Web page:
U.S. EPA LTM/TIME
The Environmental Protection Agency’s Regionalized Long-Term Monitoring (RLTM), Temporally Integrated Monitoring of Ecosystems (TIME), and High Elevation Lakes (HELM) projects began prior to implementation of the U.S. Clean Air Act Amendments. The projects documented first the effects of acidic deposition and then changes in geochemistry as acidic inputs have declined. The 30 years of long-term data support U.S. EPA acid rain assessments. Newly-funded UMaine research is using data from these lakes to assess the effects of extreme events on surface waters and changes in dissolved organic carbon through time. Long-term funding has been through U.S. EPA and USGS; HELM and ALPS projects also received funding from the Maine Department of Environmental Protection. University of New Hampshire professor William McDowell is the lead PI; the UMaine lead PI is Sarah Nelson, with Co-PI Jasmine Saros.
- Accelerated Recovery of Maine Lakes (6/2014)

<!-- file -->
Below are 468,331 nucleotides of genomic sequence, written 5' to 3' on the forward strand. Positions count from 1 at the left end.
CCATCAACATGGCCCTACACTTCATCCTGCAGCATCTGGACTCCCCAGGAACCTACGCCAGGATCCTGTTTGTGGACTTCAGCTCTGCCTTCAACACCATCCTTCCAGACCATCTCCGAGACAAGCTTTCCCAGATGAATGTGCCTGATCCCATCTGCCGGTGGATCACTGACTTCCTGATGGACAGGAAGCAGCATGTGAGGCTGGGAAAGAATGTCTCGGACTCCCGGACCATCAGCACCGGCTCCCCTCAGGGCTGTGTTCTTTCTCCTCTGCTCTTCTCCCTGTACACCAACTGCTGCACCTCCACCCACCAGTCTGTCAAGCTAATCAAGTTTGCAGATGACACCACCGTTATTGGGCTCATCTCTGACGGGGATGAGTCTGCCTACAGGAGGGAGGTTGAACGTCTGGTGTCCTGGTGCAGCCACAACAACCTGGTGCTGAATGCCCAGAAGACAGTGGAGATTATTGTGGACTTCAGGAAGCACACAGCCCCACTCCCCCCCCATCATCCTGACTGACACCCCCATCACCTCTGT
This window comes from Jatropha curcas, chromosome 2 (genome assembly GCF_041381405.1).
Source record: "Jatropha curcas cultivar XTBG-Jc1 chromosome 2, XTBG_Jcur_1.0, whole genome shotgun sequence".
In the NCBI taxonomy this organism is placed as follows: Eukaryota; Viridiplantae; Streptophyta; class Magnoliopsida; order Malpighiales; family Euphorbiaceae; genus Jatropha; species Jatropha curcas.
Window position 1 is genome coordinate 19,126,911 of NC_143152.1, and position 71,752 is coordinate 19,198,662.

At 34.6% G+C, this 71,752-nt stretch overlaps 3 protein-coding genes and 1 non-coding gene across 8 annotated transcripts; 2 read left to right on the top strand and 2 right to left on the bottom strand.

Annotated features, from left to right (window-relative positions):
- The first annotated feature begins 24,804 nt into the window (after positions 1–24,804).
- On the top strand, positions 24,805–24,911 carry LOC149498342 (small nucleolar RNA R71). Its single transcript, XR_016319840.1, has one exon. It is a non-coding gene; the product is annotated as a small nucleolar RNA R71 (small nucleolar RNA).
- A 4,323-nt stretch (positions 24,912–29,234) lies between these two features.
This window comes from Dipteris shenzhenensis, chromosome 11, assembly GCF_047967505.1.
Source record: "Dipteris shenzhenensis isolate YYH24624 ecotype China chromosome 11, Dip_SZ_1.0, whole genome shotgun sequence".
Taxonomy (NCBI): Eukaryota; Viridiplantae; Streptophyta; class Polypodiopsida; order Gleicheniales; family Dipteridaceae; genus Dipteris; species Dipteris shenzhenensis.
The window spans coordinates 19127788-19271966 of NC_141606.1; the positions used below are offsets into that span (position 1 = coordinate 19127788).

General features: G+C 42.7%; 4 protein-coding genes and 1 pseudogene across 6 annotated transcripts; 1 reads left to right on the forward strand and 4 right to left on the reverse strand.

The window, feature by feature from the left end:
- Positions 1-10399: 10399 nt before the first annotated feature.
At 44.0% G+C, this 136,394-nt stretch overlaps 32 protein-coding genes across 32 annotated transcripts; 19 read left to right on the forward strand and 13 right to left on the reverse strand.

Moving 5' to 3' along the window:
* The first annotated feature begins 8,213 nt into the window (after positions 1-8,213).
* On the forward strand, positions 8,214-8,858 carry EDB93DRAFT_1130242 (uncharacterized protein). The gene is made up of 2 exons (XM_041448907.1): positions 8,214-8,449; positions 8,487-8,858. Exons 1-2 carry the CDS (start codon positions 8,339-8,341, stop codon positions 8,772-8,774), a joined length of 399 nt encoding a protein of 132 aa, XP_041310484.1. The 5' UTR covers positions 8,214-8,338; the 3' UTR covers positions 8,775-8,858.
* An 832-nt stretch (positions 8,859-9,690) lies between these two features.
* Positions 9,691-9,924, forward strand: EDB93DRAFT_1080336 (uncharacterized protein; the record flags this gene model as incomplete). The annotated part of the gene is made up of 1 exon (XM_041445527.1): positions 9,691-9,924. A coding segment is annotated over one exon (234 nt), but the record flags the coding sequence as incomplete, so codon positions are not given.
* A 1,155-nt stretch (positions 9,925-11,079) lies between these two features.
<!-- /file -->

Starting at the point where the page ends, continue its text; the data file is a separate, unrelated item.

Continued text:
- Mitchell Center Researcher Completes EPA Report Compiling 30 Years of Lake Sampling
- Strock, K., S. Nelson, J. Kahl, J. Saros, W. McDowell, 2014. Decadal trends reveal recent acceleration in the rate of recovery from acidification in the northeastern US. Environ. Sci. Technol. 48(9):4681-4689.
- Sanclements, M., G. Oelsner, D. McKnight, S.J. Nelson, J. Stoddard, 2012. New insights into the source of decadal increases of dissolved organic matter (DOM) in acid-sensitive lakes of the northeastern U.S. Environmental Science and Technology, DOI: 10.1007/s11356-009-0176-7
Bear Brook Watershed in Maine
The Mitchell Center has been involved in research at a pair of instrumented watersheds at Bear Brook Watershed in Maine (BBWM) for a number of years. BBWM is a whole ecosystem manipulation experiment that has been underway since 1987. It encompasses two contiguous 25-acre forested watersheds. Ammonium sulfate fertilizer (surrogate ‘acid rain’) has been applied by helicopter to the experimental watershed since 1989. The adjacent watershed is used as an untreated reference. The BBWM response provides a major evaluation of watershed models used by federal agencies to generate predictions of environmental response to emission control scenarios. UMaine professor Ivan Fernandez is the lead PI; Mitchell Center assistant research professor Sarah Nelson is one of the investigators on the BBWM project.